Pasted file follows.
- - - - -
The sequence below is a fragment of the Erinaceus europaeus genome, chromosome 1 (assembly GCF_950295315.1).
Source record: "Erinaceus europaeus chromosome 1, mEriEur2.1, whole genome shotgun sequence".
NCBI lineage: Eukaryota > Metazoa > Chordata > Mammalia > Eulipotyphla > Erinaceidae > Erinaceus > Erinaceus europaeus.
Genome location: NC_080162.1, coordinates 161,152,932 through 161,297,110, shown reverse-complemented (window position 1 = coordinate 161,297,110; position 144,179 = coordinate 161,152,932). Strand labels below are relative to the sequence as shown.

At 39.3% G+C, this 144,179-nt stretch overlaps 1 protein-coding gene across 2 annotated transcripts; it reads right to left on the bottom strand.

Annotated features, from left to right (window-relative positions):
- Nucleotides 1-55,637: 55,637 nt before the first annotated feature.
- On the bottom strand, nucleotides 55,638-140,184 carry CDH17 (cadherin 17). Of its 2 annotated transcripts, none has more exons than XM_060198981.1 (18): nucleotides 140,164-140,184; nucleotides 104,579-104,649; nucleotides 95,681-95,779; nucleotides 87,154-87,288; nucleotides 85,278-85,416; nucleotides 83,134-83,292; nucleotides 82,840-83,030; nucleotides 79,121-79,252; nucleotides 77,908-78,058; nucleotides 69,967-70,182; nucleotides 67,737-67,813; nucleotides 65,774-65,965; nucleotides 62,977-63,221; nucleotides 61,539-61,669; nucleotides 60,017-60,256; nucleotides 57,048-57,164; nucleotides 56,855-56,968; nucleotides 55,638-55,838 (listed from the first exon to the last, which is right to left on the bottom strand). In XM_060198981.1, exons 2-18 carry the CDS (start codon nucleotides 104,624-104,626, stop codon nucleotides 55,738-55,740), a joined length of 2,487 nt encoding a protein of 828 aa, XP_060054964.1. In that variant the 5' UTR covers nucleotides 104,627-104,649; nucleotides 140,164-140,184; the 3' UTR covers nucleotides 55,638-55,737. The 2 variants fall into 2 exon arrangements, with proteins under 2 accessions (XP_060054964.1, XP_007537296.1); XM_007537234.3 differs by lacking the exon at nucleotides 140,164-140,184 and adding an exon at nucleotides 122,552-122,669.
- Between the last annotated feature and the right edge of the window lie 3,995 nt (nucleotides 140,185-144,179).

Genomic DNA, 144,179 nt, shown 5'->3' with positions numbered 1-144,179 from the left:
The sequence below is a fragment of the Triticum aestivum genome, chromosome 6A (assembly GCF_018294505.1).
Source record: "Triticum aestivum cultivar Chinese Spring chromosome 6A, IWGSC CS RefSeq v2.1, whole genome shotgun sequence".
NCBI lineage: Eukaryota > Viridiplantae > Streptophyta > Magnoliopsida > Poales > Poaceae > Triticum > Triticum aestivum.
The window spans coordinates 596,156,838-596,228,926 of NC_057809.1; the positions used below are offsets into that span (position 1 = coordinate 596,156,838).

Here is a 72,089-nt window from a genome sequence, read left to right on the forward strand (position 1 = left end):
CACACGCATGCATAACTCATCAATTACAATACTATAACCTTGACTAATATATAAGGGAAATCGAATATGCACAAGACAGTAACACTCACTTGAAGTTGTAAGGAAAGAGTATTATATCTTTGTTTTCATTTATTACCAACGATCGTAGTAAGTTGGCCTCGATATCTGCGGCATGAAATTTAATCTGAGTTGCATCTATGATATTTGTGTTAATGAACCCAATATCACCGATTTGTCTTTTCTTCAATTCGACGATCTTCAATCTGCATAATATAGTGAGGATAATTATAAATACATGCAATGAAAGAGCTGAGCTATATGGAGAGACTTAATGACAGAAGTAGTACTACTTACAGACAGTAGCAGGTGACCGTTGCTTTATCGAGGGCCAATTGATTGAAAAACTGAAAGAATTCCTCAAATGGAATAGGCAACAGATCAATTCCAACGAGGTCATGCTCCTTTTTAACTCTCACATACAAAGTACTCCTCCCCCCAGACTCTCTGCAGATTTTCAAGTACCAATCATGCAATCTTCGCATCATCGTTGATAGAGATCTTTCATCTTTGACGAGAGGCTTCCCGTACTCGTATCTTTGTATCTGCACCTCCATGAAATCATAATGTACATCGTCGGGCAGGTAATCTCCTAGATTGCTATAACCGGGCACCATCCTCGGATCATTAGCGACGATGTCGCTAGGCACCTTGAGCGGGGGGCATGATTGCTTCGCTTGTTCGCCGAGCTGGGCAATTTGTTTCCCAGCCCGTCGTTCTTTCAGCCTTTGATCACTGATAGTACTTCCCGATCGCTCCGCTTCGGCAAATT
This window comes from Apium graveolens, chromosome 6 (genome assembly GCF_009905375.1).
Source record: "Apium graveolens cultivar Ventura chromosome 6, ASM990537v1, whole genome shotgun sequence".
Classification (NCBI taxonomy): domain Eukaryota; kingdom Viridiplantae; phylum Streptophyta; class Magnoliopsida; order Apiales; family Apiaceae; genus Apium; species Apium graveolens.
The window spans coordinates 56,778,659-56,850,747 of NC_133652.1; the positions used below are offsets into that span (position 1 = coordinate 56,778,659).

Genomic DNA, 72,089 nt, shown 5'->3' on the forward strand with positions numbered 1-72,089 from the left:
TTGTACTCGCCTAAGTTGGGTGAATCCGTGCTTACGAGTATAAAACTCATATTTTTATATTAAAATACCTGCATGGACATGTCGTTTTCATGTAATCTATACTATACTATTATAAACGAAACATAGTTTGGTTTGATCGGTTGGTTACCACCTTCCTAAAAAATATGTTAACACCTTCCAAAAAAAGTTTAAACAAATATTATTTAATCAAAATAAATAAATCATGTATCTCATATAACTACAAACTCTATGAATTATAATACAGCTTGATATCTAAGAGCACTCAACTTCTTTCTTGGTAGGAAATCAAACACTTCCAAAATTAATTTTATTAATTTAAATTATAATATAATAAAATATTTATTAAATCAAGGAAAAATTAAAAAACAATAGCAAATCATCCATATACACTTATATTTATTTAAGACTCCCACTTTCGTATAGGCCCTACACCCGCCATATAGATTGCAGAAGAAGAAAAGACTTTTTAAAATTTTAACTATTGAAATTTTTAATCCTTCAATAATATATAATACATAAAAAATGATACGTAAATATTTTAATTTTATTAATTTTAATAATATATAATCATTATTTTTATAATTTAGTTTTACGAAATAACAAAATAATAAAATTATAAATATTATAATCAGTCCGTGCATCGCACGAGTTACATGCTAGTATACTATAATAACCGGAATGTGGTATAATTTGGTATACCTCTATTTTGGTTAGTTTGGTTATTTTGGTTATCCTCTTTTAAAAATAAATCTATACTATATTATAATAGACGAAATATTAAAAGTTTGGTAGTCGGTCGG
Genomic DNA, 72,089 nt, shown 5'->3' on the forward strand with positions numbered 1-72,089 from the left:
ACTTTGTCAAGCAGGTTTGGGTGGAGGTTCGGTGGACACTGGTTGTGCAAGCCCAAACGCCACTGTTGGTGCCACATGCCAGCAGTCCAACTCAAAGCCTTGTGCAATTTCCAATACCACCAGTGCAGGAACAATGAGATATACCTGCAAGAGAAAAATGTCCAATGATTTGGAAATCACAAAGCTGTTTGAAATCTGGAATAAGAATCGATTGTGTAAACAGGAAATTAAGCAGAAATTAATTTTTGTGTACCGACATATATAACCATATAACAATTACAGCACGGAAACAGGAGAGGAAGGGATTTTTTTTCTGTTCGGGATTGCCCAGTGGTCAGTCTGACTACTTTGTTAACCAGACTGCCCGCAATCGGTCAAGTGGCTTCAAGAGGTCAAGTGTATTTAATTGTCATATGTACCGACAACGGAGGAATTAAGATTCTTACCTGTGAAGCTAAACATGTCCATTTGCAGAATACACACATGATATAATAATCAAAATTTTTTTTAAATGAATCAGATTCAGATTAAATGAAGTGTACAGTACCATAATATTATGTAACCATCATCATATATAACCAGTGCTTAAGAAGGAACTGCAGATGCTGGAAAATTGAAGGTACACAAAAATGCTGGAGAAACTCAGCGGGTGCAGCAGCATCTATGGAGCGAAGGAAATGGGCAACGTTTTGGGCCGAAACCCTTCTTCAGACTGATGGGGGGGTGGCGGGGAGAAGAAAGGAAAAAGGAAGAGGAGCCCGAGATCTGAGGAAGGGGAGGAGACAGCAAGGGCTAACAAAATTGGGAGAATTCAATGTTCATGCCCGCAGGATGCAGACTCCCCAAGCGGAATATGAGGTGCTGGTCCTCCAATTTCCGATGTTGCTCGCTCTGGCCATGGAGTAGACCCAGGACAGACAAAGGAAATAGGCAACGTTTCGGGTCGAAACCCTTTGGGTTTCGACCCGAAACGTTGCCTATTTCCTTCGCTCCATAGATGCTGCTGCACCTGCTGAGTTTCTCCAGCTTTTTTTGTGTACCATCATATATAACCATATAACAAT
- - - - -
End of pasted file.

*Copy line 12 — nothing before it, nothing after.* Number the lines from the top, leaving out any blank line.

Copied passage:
Source record: "Triticum aestivum cultivar Chinese Spring chromosome 6A, IWGSC CS RefSeq v2.1, whole genome shotgun sequence".